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Tuesday, 19 August 2014 15:48

Working Paper Series Issue 2: Supply chain resilience

Maintaining a supply chain's resilience is a daunting challenge, especially considering the increasing scale and complexity of supply chains worldwide. To support business continuity professionals in helping to assess their supply chains, the Business Continuity Institute has just published its latest Working Paper which uses a series of statistical comparisons from previous studies to look at the influence the number of suppliers an organisation has on the frequency and cost of supply chain disruption.

The research concluded that supply chain complexity does influence the frequency and cost of disruption which represents an important step towards the better understanding of supply chain disruption. Establishing the relationship between the complexity of supply chains to the frequency and cost of incidents will validate efforts by supply chain planners to work towards greater visibility of their supply chains. This also provides additional proof that may be used to justify continuous investment towards further understanding an organisation’s supply chain.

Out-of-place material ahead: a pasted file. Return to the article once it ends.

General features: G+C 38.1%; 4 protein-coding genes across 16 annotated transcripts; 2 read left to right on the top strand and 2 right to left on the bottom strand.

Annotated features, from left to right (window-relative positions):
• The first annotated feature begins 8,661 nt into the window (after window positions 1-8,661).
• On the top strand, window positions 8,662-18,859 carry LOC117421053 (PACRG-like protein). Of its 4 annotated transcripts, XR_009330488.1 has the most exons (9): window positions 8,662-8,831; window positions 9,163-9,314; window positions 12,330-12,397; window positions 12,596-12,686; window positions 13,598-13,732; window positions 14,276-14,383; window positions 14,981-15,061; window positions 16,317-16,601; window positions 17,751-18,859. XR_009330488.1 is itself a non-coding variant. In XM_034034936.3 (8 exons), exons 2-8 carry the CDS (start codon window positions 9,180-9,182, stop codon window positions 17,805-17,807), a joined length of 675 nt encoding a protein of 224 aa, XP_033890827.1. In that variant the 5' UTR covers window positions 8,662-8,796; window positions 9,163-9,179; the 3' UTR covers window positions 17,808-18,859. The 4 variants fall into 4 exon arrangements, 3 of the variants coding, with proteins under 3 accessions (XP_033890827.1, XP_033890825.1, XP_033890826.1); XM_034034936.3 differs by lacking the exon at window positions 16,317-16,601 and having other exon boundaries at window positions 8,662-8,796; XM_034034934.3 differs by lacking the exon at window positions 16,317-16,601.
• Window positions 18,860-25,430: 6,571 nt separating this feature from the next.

The study does highlight however, that given the implications of this research to decisions made by organisations, it is recommended that further statistical analysis be done to other variables that affect supply chains.

The Supply Chain Resilience survey has been one of the most comprehensive studies of its kind. It has produced useful findings that have guided organisations into imparting resilience to their supply chains. A more thorough study therefore provides greater opportunities to refine this tool and make it even more helpful to organisations worldwide.

To download the full version of the BCI's 'Working Paper Series No. 2: A quantitative analysis of selected variables in the 2013 Supply Chain Resilience Survey', please click here.

To take part in the BCI's 2014 Supply Chain Resilience survey and help further this research, please click here.

You can contact the paper’s author – Patrick Alcantara of the BCI’s Research Department – with any feedback about this particular paper or with any suggestions for future topics.